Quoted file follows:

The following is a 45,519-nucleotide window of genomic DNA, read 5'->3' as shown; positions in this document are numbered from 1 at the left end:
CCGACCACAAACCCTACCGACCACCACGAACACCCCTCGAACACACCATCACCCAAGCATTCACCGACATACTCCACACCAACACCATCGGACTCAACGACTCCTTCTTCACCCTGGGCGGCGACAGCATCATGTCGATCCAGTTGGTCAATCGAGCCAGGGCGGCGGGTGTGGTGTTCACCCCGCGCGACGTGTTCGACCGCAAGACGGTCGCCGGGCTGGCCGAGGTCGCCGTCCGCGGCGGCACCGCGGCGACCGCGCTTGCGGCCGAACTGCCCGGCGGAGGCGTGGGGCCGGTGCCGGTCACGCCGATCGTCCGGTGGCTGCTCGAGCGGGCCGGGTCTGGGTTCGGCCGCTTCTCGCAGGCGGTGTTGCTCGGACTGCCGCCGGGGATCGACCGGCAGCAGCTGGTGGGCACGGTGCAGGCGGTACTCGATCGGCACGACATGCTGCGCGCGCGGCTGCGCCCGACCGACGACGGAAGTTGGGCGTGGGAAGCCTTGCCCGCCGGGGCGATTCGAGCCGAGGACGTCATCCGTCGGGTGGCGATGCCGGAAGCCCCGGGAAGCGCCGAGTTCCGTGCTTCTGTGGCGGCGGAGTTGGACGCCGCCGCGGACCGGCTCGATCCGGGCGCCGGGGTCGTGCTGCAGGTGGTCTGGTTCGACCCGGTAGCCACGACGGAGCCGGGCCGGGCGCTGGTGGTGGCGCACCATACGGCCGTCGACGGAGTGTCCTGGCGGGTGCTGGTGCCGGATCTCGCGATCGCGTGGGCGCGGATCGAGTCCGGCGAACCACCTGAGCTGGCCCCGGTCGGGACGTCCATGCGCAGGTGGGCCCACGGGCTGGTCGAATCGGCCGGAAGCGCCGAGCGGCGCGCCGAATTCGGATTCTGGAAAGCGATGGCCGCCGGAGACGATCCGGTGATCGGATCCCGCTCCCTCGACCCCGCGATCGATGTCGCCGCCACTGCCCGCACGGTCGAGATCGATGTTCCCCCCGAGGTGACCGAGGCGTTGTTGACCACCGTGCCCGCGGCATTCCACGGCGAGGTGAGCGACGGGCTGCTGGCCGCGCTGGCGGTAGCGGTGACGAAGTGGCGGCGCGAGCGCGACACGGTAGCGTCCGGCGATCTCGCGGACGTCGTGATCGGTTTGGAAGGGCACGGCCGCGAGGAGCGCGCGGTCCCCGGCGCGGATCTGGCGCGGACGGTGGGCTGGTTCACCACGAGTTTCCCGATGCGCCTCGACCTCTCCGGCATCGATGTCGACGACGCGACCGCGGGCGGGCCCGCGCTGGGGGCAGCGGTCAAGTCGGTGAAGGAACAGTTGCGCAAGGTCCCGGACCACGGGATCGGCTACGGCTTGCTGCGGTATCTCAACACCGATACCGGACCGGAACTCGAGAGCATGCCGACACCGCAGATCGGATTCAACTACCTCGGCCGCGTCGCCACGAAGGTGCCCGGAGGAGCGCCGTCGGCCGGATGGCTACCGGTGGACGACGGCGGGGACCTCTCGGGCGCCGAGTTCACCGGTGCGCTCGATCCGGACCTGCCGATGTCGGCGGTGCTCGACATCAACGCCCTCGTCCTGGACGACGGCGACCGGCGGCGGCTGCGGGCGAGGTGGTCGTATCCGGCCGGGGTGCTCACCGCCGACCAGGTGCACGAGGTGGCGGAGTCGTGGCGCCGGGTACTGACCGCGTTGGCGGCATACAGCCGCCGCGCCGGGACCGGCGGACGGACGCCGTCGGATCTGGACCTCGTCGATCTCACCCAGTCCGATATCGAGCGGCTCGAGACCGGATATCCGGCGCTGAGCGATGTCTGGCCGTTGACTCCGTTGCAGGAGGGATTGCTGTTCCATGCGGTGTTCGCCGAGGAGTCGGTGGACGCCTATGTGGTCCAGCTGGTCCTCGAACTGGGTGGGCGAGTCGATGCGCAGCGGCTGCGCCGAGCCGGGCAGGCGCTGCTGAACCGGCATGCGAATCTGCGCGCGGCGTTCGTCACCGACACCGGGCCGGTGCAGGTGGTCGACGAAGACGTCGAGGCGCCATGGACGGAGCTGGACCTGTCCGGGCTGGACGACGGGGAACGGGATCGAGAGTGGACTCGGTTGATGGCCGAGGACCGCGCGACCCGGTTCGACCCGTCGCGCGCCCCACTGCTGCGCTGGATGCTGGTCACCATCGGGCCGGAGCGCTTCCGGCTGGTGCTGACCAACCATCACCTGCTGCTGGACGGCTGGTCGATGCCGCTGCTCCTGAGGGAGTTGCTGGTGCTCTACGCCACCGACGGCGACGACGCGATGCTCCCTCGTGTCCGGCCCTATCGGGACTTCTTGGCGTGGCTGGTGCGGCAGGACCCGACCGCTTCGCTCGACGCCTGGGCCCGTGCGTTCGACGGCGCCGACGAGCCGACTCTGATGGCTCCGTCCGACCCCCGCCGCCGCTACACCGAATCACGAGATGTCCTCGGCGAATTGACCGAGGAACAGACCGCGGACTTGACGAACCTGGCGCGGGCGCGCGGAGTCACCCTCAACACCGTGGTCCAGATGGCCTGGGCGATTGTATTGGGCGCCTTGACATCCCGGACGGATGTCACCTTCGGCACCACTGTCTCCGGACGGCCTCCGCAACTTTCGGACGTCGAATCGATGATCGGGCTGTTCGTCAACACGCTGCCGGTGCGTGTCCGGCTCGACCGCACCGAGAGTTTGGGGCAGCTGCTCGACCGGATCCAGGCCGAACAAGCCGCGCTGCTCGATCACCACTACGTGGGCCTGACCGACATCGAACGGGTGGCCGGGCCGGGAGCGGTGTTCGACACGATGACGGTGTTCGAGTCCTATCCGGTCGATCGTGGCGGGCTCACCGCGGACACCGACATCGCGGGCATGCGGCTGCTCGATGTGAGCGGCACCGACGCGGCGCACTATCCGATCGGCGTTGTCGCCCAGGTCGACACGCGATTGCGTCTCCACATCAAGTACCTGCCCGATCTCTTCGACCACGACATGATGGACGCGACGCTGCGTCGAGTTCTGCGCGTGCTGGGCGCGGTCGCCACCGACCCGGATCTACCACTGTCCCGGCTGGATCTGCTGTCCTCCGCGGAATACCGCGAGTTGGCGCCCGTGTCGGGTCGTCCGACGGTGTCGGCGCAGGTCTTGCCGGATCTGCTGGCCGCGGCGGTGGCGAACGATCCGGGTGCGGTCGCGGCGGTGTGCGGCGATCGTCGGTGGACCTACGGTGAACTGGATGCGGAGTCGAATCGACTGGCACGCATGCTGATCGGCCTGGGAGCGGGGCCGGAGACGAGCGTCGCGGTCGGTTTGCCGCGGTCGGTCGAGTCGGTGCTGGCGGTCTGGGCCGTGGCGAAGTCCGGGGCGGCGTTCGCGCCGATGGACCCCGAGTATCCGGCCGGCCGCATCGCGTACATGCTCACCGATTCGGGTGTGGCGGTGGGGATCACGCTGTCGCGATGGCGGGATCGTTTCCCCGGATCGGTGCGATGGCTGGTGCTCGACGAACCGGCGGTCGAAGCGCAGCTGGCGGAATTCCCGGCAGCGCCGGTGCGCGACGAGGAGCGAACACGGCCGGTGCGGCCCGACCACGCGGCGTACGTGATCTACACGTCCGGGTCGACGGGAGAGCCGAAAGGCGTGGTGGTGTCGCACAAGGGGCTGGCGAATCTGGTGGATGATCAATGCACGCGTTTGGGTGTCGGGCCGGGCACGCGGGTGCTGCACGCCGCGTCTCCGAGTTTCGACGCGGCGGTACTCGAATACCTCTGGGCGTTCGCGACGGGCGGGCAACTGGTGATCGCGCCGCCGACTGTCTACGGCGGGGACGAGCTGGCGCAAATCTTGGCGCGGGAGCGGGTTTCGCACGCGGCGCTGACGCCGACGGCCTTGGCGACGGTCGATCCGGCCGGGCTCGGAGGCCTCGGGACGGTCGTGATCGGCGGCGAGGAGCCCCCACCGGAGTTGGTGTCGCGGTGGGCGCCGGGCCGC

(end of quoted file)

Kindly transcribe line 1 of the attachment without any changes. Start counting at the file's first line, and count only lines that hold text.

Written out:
The following is a 45,519-nucleotide window of genomic DNA, read 5'->3' as shown; positions in this document are numbered from 1 at the left end: